Wednesday, September 9, 2015

Of being played like a violin

Last week, Philip's first week of kindergarten went ok.  He came home on Friday and he was not happy. According to him, kids laughed when he got marker on his shirt, some kid tried to take his Goldfish crackers, and a kid made a face at him (stuck his tongue out). I thought his complaints were not really legitimate complaints about being bullied  since he told the kid not to touch his stuff (the kid obliged) and I think the whole sticking the tongue out was a game the other kid was trying to play. I bet this was  coming from an overly stimulated, very shy little boy who is trying to get used to a new school, new faces (all the kids from his daycare class went to another school) and perhaps fear. He was bullied in daycare and might be afraid it will happen again.

I was concerned and I listened to his grievances, I offered advice and even played role-playing games with him (you're the teacher and I am the kid in class sort of game) in order to get the scoop of what is going on in the classroom. This was great considering the little bugger didn't want to tell me anything! 

All weekend, my anxiety over the kid going to school as well as the school daycare (the BASIC program - we don't call it daycare in my house, he's a big boy now, remember?) was escalating. I imagined all kinds of scenarios and I got migraine after migraine. My back started acting up and I had to resort to taking my prescribed  anti-inflammatory again for it.I heard these complaints ALL weekend long.

It was a long weekend here too, Labor day or Labour Day as us Canadians spell it! I had that extra day of hearing my kid's grievances and letting my anxiety fester. My husband knew I was a mess and did what he could to help me. My kid, on the other hand, had no frigging clue what was going on with me on the inside. I blamed my migraines on weather changes! I hid my feelings so well, I was the Strong One.I wanted to be there for him.

Tuesday morning rolls around and I drop him off.  He walked in the school daycare (it's not daycare, it's BASIC!) program with his head down as if he were walking to the gallows. My heart sank. I was told his program was being switched to another classroom. I take him there. This classroom had less kids and it seemed...quieter?

All day, at work, I was a nervous wreck. All my coworkers and kind friends tried to reassure me that everything will be fine. It's normal. He's a kid. Obviously, it didn't work. In the end, I was anxious over being anxious! Who knew that could happen? By the time I got home, I was a basket case!

Unlike last Friday, despite being a basket case and expecting to hear tales of horror, I was greeted by a very happy little boy. The BASIC program he bitched about no one liking him? He loved going there. The lunch program he bitched about all weekend? He loves the lunch lady and the kids there. He commented on preferring the new, quieter, Basic classroom in the morning too. Less stimulation, less kids to deal with, better for his shyness. I am so happy they placed him there!

This morning's (Wednesday) drop off was the complete opposite from yesterday. He was no longer walking to the gallows like the day before! He was chipper, smiling. He even walked to the BASIC room all by himself ( a 6th grader did follow him there to make sure he didn't get lost) and he even forgot to give me good-bye hugs and kisses!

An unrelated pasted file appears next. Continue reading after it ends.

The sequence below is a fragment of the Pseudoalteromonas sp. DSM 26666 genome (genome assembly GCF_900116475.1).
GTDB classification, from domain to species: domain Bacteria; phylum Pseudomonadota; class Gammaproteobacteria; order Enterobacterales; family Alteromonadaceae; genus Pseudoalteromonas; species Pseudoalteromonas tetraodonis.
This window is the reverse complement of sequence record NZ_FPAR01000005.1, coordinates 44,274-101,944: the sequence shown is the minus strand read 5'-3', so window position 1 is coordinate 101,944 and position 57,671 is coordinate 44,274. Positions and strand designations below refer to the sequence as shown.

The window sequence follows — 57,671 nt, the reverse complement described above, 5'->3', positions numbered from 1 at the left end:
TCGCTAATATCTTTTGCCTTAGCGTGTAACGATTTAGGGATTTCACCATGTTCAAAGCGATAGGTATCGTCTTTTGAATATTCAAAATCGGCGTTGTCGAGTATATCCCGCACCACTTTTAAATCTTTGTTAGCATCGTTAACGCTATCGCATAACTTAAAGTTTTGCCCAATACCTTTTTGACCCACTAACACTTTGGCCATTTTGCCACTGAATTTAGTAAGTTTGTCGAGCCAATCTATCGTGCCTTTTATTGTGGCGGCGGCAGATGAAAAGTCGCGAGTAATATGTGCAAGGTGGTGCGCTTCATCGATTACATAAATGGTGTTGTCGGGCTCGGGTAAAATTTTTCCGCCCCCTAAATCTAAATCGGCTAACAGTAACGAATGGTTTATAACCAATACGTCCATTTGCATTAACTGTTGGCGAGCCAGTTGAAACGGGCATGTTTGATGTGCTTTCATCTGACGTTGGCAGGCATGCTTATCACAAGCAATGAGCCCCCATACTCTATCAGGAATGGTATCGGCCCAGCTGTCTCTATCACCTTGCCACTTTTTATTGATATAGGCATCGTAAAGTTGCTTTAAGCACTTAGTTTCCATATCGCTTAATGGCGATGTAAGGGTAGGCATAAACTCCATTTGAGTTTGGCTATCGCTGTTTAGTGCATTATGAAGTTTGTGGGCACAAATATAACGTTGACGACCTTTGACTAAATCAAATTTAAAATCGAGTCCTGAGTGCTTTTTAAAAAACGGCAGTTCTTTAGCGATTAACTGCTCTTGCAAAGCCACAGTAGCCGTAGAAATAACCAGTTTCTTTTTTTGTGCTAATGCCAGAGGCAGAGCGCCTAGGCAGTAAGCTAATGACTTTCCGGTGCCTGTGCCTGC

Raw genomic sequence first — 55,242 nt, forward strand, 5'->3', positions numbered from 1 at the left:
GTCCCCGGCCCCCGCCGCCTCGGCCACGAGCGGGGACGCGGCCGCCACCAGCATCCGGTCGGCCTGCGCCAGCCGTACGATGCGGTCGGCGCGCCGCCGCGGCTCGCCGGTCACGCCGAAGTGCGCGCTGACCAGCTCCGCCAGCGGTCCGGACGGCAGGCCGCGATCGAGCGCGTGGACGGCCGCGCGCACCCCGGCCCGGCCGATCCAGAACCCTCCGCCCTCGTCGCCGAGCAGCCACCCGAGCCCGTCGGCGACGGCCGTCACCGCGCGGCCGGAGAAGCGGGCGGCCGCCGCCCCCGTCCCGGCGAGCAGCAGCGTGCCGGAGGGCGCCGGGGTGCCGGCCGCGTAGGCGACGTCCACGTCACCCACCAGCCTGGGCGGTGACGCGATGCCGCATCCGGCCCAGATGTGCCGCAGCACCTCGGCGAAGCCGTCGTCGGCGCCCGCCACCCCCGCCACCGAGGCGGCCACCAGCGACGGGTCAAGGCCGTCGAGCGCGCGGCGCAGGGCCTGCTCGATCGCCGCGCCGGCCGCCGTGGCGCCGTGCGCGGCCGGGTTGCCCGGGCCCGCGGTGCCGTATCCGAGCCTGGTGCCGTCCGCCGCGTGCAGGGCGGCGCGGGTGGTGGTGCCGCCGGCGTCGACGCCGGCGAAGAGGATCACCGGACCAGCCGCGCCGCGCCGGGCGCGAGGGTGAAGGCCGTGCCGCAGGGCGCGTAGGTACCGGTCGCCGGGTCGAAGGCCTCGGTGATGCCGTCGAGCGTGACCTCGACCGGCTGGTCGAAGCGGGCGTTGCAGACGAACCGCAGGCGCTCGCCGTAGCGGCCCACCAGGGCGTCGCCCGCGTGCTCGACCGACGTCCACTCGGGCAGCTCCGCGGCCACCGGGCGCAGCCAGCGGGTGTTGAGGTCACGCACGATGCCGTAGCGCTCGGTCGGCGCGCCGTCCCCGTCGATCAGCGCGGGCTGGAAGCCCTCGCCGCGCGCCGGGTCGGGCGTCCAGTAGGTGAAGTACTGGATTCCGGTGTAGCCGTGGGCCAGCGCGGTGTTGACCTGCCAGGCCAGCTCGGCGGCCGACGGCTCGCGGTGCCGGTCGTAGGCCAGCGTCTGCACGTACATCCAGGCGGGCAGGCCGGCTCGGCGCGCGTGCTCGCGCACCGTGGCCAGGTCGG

While I do think his grievances were real to him over the weekend (to a certain degree)  I strongly suspect he played on them too. I was strong and resolute in his eyes but in reality, that really wasn't the case. I am sure he will have days that won't go in his favor but I will be better equipped at handling it! I think he played on his grievances and tried to take advantage of them to test the waters so to speak. He wondered what special things/attention he could get from Mom.  I am proud I didn't cave on that. I did my best at offering words of comfort, some extra cuddles, and playing new games  but yeah...with the anxiety and stress, the kid still played me like a violin!


  1. At least now you learned that he is able to do this! I think it takes a lot of brains to register your feelings, understand how to ewoke them even more and try to come up with guilt tripping - this means your boy is pretty sharp! But still this is not good behaviour... ^^

  2. LOL thanks. I like the way I handled it all too. I was supportive of his feelings and gave him comfort BUT I didnt offer to buy any new toys or special things (his birthday is today, incidentally) I like to think that at least he knows that there are boundaries, that his parents will be there for him when he needs it but to not take advantage of it either.

  3. Heheheh, kids ALL do that, I think! I think you did a great job dealing with it! And sometimes their molehills really DO look like mountains to them, especially when they are new and strange molehills. But perhaps the new, smaller class allowed him relax enough to enjoy himself. I wouldn't worry about it unless the complaints start up again, then you might want to find out from the teachers what exactly is going on.

  4. Thanks, Lucretia. I think I did a good job too, and I am proud of how I dealt with it. I think you are right too their molehills do look like mountains to them. I wanted to be there for him because the way I see it, if I am not there for the little things, he wont come to me for the bigger things later on. I agree too. I am not going to worry about it until the complaints start then I will get to the bottom of it.

  5. You (the entire family) definitely did great here :-)



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